Major Shake-up in Bass Tournament World

Michael Neal is among the professional anglers waiting to hear more details of the expansion of the Major League Fishing circuit.

Professional angler Michael Neal from Dayton is one of many anglers waiting to learn the details of a huge expansion of the Major League Fishing circuit. Some insiders say the expansion could spell trouble for BASS and FLW, the other two major bass tournament circuits. (Photo by Richard Simms)

Fans of professional bass fishing are buzzing this week with the announcement of a huge expansion of the Major League Fishing (MLF) circuit. Insiders say the expansion of the new circuit will put big pressure on the other two major circuits – BASS and FLW – that have led the way in professional bass fishing for years.

The expanded MLF program includes the addition of the Bass Pro Tour (BPT), a premier 80-angler, eight-event tour with a championship and heightened payouts, made possible through support from Bass Pro Shops and Outdoor Sportsman Group (OSG). Partly controlled by the Outdoor Channel TV network, MLF events are geared specifically for live TV. MLF episodes are consistently among the highest-rated shows on Outdoor Channel and World Fishing Network and in recent years, MLF has expanded its reach through broadcast partnerships with CBS, CBS Sports Network and Discovery Channel.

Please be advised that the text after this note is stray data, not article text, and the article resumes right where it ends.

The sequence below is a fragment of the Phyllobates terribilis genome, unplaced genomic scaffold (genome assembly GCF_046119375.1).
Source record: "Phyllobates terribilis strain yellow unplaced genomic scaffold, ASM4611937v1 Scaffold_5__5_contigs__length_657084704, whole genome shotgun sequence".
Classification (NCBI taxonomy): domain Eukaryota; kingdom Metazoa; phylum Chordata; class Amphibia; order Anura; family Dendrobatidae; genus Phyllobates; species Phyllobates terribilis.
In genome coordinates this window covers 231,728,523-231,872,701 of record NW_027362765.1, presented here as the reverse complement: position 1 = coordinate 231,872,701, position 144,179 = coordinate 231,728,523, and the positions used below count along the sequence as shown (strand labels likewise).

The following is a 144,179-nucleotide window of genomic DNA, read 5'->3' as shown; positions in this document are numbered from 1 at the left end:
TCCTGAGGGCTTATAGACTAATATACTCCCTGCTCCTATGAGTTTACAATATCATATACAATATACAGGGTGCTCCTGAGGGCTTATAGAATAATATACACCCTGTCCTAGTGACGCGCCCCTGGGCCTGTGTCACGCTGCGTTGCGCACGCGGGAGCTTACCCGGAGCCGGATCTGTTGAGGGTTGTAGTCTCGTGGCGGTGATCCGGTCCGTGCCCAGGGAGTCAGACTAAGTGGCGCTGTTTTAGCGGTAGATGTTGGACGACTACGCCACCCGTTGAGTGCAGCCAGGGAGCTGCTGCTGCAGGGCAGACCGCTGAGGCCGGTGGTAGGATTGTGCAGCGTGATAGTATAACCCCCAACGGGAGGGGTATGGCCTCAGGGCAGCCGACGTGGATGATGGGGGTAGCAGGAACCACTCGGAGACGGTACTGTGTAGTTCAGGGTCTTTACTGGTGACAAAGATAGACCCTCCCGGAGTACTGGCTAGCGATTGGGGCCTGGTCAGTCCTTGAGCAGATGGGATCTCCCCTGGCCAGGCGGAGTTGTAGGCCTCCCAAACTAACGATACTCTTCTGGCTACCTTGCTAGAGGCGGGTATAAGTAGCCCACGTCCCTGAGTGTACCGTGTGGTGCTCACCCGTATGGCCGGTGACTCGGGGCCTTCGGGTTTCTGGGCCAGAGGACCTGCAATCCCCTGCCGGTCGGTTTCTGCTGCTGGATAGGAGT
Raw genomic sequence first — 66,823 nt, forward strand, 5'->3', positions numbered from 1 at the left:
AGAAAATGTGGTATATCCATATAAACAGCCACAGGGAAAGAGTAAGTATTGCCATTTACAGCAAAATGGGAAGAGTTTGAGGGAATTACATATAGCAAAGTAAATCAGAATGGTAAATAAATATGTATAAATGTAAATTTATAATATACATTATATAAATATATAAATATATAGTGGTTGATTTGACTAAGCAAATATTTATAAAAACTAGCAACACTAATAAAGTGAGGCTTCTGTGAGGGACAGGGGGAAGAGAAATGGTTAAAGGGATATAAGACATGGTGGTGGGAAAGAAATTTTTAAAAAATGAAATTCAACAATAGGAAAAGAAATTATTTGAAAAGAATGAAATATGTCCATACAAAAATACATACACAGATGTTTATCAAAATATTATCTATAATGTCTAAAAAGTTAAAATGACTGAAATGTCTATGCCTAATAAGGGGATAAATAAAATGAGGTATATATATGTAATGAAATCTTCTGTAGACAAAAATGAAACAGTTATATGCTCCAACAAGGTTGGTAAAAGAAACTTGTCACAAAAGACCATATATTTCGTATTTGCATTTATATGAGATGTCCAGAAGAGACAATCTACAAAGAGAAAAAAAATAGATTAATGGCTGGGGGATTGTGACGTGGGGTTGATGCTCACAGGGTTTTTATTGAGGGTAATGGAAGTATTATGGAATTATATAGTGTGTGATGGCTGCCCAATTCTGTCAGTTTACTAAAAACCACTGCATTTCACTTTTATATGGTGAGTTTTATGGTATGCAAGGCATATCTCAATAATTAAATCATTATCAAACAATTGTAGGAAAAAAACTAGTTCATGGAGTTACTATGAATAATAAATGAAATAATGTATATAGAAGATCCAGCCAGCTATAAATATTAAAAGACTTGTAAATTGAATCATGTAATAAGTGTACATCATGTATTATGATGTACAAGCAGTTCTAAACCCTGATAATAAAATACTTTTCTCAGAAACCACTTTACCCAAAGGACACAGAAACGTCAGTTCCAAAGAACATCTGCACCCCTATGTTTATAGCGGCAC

The idea of the MLF began in 2009 with an organizational focus group meeting which included 14 top anglers such as Boyd Duckett, Kevin VanDam, Skeet Reese, Gary Klein, Alton Jones, Denny Brauer and many more.

The first-ever MLF event was held in 2012 and has grown steadily ever since. The anglers have said from the beginning that, “The formation of Major League Fishing should be geared to only strengthen the sport by playing a complementary role to B.A.S.S., FLW and more importantly, the anglers.”

Whether that will be the case remains to be seen. Michael Neal is a professional bass angler from Dayton (Tenn.) who made his name primarily fishing FLW events.  In seven years on the FLW tour Neal has won a total of $654,064. However Neal has also fished MLF events the last two years.